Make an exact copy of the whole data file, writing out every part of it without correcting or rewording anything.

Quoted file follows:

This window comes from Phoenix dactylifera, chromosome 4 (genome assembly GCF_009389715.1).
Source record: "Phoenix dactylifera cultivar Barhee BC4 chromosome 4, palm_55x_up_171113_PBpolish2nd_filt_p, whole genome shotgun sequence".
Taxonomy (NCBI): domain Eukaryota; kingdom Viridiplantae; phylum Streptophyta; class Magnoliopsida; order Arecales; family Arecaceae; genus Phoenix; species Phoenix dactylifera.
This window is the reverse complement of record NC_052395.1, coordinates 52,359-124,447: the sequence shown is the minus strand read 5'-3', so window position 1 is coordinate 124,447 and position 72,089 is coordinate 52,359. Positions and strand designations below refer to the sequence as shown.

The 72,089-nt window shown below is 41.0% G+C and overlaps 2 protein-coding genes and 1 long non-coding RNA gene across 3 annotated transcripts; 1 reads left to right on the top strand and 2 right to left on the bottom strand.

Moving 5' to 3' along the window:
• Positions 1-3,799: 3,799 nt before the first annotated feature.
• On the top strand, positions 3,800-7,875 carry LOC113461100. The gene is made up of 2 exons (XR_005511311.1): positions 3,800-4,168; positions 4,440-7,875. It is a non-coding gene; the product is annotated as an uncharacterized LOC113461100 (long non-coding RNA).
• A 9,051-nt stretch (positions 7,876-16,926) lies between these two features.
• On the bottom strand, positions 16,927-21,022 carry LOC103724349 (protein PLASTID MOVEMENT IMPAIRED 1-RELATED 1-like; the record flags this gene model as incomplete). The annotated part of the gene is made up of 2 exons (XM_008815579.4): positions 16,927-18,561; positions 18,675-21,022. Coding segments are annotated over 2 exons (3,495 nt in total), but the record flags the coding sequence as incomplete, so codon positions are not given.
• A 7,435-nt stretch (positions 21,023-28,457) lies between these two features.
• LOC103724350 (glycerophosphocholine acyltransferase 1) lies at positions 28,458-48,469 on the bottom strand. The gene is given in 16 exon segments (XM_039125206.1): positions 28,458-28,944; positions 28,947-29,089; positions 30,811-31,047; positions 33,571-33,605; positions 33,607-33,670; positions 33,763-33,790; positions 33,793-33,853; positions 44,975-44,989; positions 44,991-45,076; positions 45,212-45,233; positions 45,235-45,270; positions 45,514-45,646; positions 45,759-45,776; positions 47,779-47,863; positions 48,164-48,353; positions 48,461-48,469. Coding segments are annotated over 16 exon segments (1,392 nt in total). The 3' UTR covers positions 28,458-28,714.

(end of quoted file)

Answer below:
This window comes from Phoenix dactylifera, chromosome 4 (genome assembly GCF_009389715.1).
Source record: "Phoenix dactylifera cultivar Barhee BC4 chromosome 4, palm_55x_up_171113_PBpolish2nd_filt_p, whole genome shotgun sequence".
Taxonomy (NCBI): domain Eukaryota; kingdom Viridiplantae; phylum Streptophyta; class Magnoliopsida; order Arecales; family Arecaceae; genus Phoenix; species Phoenix dactylifera.
This window is the reverse complement of record NC_052395.1, coordinates 52,359-124,447: the sequence shown is the minus strand read 5'-3', so window position 1 is coordinate 124,447 and position 72,089 is coordinate 52,359. Positions and strand designations below refer to the sequence as shown.

The 72,089-nt window shown below is 41.0% G+C and overlaps 2 protein-coding genes and 1 long non-coding RNA gene across 3 annotated transcripts; 1 reads left to right on the top strand and 2 right to left on the bottom strand.

Moving 5' to 3' along the window:
• Positions 1-3,799: 3,799 nt before the first annotated feature.
• On the top strand, positions 3,800-7,875 carry LOC113461100. The gene is made up of 2 exons (XR_005511311.1): positions 3,800-4,168; positions 4,440-7,875. It is a non-coding gene; the product is annotated as an uncharacterized LOC113461100 (long non-coding RNA).
• A 9,051-nt stretch (positions 7,876-16,926) lies between these two features.
• On the bottom strand, positions 16,927-21,022 carry LOC103724349 (protein PLASTID MOVEMENT IMPAIRED 1-RELATED 1-like; the record flags this gene model as incomplete). The annotated part of the gene is made up of 2 exons (XM_008815579.4): positions 16,927-18,561; positions 18,675-21,022. Coding segments are annotated over 2 exons (3,495 nt in total), but the record flags the coding sequence as incomplete, so codon positions are not given.
• A 7,435-nt stretch (positions 21,023-28,457) lies between these two features.
• LOC103724350 (glycerophosphocholine acyltransferase 1) lies at positions 28,458-48,469 on the bottom strand. The gene is given in 16 exon segments (XM_039125206.1): positions 28,458-28,944; positions 28,947-29,089; positions 30,811-31,047; positions 33,571-33,605; positions 33,607-33,670; positions 33,763-33,790; positions 33,793-33,853; positions 44,975-44,989; positions 44,991-45,076; positions 45,212-45,233; positions 45,235-45,270; positions 45,514-45,646; positions 45,759-45,776; positions 47,779-47,863; positions 48,164-48,353; positions 48,461-48,469. Coding segments are annotated over 16 exon segments (1,392 nt in total). The 3' UTR covers positions 28,458-28,714.